He was thus a critic of ‘racism awareness training’ of the 1980s as it personalised the problem, and reduced a question of structural inequality requiring real changes to the economic structure of society, and to the nature of the state in Britain, to a question of individual psychology. It removed responsibility for racism from the state and society to the individual level. Thus he once explained that he did notwant white British people to feel guilt, but rather to experience shame for the racism of the British state and its history. Guilt, he elaborated, was something that was internalised and lead to paralysis at best. Shame, in contrast, was an outward looking emotion that could motivate someone to demand change and social justice in the outside world, and would not waste energy in internalised agonies. He explained all this in far more graceful and captivating terms than I am able to reproduce here, but I hope the wisdom of it is apparent.
Siva’s analysis of race was crucially bound up with class and imperialist structures, and resisted being reduced to the personalised or individualised. I recall him observing that the phrase of the 1960s, the ‘personal is political’ should be understood in the sense that the ‘political is personal’. When politicians make inflammatory comments about immigrants or about race, then the political becomes very personal to the victims of the racist violence which inevitably follows.
In the early 1990s he became an outspoken critic of the postmodernist turn of radical politics, in a trenchant and brilliant piece on the so-called ‘New Times’ analysis (‘All that melts into air is solid: the hokum of New Times’, Race and Class, vol. 31, 1990, pp.1-30). This tendency that emerged from the decaying Communist Party was a precursor of the Blairites, and indeed in many real senses prepared the ground for them amongst part of the left. Siva’s critique was therefore timely and incisive. Siva always recognised the subjective side of political struggle, once writing that there ‘is no set-back in history except that we make it so’ (A Different Hunger, p.68). However, here he clarified its limits, and demonstrated the continuing importance of the key elements of Marxist analysis to an analysis of capitalism and racism in the so-called new times of the 1990s.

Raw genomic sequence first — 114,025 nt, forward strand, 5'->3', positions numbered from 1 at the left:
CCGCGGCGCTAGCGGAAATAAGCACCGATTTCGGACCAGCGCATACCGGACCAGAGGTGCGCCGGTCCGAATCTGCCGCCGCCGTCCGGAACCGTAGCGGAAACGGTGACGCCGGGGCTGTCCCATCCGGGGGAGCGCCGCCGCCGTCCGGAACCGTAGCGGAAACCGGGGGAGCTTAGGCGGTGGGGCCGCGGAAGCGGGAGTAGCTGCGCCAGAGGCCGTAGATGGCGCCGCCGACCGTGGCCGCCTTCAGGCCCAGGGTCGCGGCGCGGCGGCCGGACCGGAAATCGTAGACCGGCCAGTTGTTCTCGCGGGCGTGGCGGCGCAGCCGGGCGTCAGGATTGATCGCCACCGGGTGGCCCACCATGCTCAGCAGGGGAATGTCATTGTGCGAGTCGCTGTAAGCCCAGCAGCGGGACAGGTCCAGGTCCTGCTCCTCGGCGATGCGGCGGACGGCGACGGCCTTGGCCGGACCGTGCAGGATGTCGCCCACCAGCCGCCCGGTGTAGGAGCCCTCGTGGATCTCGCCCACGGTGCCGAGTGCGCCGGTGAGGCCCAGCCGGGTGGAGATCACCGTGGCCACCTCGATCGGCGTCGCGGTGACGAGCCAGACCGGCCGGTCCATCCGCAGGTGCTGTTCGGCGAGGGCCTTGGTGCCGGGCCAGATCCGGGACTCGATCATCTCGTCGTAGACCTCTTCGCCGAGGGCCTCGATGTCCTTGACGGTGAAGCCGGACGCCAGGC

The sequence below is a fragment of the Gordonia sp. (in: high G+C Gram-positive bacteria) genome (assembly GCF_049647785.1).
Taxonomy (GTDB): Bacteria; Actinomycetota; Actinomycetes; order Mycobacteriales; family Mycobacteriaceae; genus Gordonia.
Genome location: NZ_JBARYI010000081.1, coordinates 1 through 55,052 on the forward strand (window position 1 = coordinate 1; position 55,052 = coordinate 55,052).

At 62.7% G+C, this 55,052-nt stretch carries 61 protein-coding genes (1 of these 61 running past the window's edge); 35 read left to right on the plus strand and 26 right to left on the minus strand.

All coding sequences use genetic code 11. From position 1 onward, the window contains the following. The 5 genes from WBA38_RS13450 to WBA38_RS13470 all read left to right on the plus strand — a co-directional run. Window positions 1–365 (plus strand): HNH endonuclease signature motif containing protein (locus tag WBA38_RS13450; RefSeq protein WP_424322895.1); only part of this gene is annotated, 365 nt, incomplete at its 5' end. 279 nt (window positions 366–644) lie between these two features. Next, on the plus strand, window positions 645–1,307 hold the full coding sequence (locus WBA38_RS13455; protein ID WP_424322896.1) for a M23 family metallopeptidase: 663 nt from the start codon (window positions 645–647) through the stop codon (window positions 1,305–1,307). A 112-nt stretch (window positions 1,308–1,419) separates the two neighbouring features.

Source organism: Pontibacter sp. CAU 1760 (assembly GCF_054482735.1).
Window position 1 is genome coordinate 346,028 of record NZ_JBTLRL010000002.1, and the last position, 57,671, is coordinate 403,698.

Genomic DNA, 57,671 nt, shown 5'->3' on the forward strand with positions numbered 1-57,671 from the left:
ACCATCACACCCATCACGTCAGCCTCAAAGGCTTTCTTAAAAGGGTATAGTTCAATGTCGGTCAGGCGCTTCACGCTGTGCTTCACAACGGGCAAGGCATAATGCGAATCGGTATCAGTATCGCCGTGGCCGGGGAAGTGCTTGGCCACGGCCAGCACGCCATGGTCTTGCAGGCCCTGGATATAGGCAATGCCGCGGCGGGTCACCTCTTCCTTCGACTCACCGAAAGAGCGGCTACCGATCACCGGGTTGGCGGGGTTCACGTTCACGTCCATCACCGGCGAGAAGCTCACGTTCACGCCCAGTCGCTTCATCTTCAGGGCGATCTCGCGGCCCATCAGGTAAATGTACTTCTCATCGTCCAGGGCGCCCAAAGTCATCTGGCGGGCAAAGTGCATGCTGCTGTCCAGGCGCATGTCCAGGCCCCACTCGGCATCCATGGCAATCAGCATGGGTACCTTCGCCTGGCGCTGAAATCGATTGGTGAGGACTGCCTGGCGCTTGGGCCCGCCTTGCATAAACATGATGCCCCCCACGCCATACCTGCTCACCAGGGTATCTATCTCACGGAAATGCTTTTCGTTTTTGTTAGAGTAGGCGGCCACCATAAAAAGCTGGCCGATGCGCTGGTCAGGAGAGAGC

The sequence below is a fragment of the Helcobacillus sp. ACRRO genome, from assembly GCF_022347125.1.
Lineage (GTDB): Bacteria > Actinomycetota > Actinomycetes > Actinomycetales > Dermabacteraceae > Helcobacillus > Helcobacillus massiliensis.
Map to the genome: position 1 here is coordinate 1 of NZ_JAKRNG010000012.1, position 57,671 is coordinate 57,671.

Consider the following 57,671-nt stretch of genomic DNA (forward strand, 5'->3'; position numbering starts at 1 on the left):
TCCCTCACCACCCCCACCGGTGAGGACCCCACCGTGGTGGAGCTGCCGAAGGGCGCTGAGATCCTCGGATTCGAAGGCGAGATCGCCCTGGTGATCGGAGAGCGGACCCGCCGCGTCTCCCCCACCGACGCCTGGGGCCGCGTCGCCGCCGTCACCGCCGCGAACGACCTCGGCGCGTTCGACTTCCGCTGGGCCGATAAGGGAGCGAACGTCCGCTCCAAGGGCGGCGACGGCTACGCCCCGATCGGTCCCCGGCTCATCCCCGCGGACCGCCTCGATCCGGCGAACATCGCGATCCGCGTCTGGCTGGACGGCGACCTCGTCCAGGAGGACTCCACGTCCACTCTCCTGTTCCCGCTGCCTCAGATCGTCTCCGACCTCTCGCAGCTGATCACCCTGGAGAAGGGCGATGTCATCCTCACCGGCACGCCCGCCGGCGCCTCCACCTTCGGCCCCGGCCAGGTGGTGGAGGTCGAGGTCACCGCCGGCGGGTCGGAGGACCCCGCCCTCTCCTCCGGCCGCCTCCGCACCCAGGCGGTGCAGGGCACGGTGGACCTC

Siva’s argument was clearly borne out as the years passed. Siva’s vision of solidarity against the structures of racism and capitalism, both among the masses within the imperial ‘core’ and within all the countries on the sharp end of imperialist violence and exploitation, has lost none of its urgency across the years. Siva’s understanding of race, class and imperialism, and of humanity in general, will continue to inspire resistance to injustice and hope for socialism.
Two interviews with Siva from November 2013 can be found at the IRR website:
Dominic Alexander is a member of Counterfire, for which he is the book review editor. He is a longstanding activist in north London. He is a historian whose work includes the book Saints and Animals in the Middle Ages (2008), a social history of medieval wonder tales, and articles on London’s first revolutionary, William Longbeard, and the revolt of 1196, in Viator 48:3 (2017), and Science and Society 84:3 (July 2020). He is also the author of the Counterfire book, The Limits of Keynesianism (2018).